Human rights groups urge lawmakers to protect digital privacy as Congress holds “paper hearings” on the government’s COVID-19 response

Posted April 9, 2020, 4:38 PM

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Fight for the Future warns lawmakers of human rights abuses that are likely to result from increased digital surveillance

On Thursday, April 9th, 2020, Politico reported that Congressional lawmakers would be holding so-called “paper hearings” to discuss the use of personal data in response to the COVID-19 pandemic. In order to avoid gathering together and possibly spreading the coronavirus, members of Congress will post written statements online, allowing four days for experts to respond.

“We oppose attempts to exploit this crisis to expand corporate or government surveillance,” said Evan Greer (she/her) deputy director of Fight for the Future. “So far there is little evidence to suggest that invasive measures like mandatory harvesting of location data even provide a public health benefit. Lawmakers should be focused on widespread testing, not widespread surveillance. They should finally pass strong data privacy legislation to protect hundreds of millions of people whose entire lives — from work to school to therapy — have moved online. They should provide funding to ensure everyone has access to the Internet at a time when it’s clearly essential. They should work to release as many people as possible from prisons and detention centers, where overcrowding threatens both human rights and public health. They should investigate and crack down on companies who are not providing adequate protections for workers who have been deemed essential. There are so many things lawmakers should prioritize during this public health crisis — expanding surveillance isn’t one of them.”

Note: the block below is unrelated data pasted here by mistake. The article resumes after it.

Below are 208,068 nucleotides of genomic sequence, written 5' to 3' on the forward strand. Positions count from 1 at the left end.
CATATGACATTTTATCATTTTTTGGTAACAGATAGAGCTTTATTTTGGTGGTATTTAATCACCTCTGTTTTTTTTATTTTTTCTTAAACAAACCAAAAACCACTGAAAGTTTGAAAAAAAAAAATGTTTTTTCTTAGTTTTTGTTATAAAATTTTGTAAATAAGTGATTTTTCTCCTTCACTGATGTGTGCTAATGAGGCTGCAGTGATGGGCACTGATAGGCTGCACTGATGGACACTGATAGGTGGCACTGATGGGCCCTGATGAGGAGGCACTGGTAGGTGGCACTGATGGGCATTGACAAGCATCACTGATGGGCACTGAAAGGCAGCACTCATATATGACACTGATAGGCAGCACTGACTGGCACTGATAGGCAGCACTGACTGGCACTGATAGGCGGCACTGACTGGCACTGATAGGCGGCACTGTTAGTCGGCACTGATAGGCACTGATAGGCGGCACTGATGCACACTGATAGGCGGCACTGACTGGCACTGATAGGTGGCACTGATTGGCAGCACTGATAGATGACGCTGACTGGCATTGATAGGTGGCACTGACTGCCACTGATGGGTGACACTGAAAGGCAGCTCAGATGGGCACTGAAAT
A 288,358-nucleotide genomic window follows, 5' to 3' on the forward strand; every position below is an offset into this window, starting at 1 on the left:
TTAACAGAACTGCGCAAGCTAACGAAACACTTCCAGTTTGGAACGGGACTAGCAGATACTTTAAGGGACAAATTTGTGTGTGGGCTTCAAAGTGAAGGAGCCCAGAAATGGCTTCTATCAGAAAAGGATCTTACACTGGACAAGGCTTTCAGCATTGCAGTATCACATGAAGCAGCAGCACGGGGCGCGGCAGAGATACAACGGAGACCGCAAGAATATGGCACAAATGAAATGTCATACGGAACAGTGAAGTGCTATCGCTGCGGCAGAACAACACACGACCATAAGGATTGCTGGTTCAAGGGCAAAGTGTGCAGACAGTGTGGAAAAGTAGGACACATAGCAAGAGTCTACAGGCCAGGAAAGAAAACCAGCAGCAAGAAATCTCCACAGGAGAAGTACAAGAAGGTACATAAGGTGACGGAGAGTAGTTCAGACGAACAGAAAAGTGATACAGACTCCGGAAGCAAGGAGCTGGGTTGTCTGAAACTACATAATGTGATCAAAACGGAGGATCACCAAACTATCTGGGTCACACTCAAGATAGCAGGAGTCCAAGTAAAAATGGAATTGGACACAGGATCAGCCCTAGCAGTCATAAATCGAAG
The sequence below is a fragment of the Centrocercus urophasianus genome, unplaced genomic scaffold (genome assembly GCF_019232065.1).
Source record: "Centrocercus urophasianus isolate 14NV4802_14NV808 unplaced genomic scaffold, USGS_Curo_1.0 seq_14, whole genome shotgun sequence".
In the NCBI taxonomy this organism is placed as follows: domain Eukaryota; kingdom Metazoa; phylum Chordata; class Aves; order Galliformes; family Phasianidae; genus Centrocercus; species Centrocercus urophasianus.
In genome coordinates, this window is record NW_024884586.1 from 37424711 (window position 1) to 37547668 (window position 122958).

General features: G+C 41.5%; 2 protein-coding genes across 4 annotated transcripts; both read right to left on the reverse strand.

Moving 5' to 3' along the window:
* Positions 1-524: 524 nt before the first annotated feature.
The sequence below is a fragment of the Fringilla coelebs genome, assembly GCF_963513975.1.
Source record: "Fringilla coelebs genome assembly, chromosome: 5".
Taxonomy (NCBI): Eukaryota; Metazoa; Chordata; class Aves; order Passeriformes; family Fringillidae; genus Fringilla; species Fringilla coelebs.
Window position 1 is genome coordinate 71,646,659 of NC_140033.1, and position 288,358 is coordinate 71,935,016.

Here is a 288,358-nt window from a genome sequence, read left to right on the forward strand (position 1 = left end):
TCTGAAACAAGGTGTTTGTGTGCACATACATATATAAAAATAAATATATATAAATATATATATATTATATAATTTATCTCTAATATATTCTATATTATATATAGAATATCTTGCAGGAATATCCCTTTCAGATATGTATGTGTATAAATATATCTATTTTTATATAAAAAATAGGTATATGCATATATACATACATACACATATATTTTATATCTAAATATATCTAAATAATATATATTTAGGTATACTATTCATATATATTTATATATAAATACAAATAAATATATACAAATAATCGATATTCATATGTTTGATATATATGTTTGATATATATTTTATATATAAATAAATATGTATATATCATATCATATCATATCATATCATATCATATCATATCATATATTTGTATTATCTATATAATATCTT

The historic paper hearings come at a time when governments around the world have imposed dangerous, authoritarian measures to track their citizens and stifle discussion about the disease. For example, Poland’s government has developed a mandatory app that victims of the coronavirus must use to take selfies to prove that they are staying inside and abiding by quarantine regulations. Israel’s government has authorized its internal security service to hack into the cell phones of patients who test positive for COVID-19 in order to trace their movements. Prominent Chinese critics and citizen journalists have gone missing amid widespread digital censorship and surveillance

Fight for the Future has launched a campaign website,, opposing any efforts to: 

  • Increase invasive surveillance
  • Censor free speech or limit the free flow of information
  • Enforce social distancing measures with violence or incarceration
  • Undermine due process and the rule of law

Americans are rightly concerned that their government might resort to similar tactics, prompting numerous human rights groups to weigh in. The ACLU notes that invasive surveillance may prevent people from seeking medical help out of fear of repercussions, and calls for strict safeguards on any use of data to track people’s movements. Amnesty International has been joined by more than 100 other civil society groups in urging “strict safeguards” necessary to prevent human rights abuses and permanent government overreach.

Sadly, many government agencies and companies are rushing to embrace these extreme — and extremely dangerous — measures in a misguided effort to combat COVID-19, often without making any effort to implement more common-sense tactics such as testing and education.